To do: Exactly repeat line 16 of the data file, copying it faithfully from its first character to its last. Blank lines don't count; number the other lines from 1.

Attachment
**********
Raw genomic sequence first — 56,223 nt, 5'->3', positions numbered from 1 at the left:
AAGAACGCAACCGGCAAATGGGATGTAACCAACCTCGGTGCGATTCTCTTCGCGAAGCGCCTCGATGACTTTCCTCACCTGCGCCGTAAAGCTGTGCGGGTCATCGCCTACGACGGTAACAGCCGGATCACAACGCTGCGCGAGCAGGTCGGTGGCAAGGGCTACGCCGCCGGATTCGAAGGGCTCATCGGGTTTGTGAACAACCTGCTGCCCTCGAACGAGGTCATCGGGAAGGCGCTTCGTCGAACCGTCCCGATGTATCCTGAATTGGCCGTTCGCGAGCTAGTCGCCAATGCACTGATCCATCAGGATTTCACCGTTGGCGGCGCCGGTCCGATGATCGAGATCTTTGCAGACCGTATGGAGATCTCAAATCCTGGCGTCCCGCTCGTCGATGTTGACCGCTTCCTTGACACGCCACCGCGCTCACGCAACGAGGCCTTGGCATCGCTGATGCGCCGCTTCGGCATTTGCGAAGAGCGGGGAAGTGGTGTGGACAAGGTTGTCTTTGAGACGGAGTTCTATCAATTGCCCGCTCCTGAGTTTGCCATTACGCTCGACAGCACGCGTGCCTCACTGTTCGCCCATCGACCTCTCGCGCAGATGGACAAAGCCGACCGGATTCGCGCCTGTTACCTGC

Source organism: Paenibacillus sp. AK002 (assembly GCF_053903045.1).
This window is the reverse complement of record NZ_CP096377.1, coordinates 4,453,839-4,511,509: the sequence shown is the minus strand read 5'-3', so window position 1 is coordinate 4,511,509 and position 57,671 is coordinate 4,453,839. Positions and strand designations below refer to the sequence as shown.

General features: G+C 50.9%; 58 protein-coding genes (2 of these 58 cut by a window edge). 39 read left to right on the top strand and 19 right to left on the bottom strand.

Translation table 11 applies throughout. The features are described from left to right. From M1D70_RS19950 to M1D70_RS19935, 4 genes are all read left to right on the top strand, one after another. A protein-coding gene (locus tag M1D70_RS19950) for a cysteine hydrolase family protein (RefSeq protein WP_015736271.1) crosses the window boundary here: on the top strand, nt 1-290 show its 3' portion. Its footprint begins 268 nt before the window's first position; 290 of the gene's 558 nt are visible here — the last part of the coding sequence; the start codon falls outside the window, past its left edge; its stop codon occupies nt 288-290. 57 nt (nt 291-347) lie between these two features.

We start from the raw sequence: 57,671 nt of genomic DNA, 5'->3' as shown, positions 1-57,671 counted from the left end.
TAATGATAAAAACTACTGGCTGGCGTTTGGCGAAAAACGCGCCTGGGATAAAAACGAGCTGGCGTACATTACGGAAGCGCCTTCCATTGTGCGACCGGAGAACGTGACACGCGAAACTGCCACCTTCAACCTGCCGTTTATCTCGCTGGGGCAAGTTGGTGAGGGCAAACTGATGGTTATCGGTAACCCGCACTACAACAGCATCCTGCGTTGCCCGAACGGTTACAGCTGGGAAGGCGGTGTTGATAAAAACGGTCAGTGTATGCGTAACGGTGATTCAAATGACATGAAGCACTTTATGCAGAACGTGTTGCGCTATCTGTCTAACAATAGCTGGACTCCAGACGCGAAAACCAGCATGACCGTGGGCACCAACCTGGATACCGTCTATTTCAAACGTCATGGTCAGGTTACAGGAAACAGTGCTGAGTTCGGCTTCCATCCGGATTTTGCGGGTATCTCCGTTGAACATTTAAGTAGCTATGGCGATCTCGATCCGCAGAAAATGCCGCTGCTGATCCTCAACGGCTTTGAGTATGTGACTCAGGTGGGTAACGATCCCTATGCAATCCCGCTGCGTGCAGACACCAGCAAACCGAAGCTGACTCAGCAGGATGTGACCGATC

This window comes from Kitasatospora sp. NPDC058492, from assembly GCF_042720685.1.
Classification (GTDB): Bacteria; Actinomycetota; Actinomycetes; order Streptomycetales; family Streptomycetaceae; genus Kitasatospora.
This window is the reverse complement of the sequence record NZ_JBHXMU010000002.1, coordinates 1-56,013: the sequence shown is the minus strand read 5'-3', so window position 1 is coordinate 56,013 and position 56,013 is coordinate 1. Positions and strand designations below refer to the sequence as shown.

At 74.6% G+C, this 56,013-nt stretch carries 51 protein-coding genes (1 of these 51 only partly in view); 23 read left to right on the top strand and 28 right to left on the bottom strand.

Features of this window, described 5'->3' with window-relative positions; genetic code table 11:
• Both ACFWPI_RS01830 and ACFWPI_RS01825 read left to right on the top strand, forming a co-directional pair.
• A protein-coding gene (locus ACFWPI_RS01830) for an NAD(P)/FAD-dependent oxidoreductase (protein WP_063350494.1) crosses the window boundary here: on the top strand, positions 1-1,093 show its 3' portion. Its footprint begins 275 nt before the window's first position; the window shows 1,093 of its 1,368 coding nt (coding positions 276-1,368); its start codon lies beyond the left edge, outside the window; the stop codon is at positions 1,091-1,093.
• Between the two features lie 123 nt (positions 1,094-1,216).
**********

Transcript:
• Between the two features lie 123 nt (positions 1,094-1,216).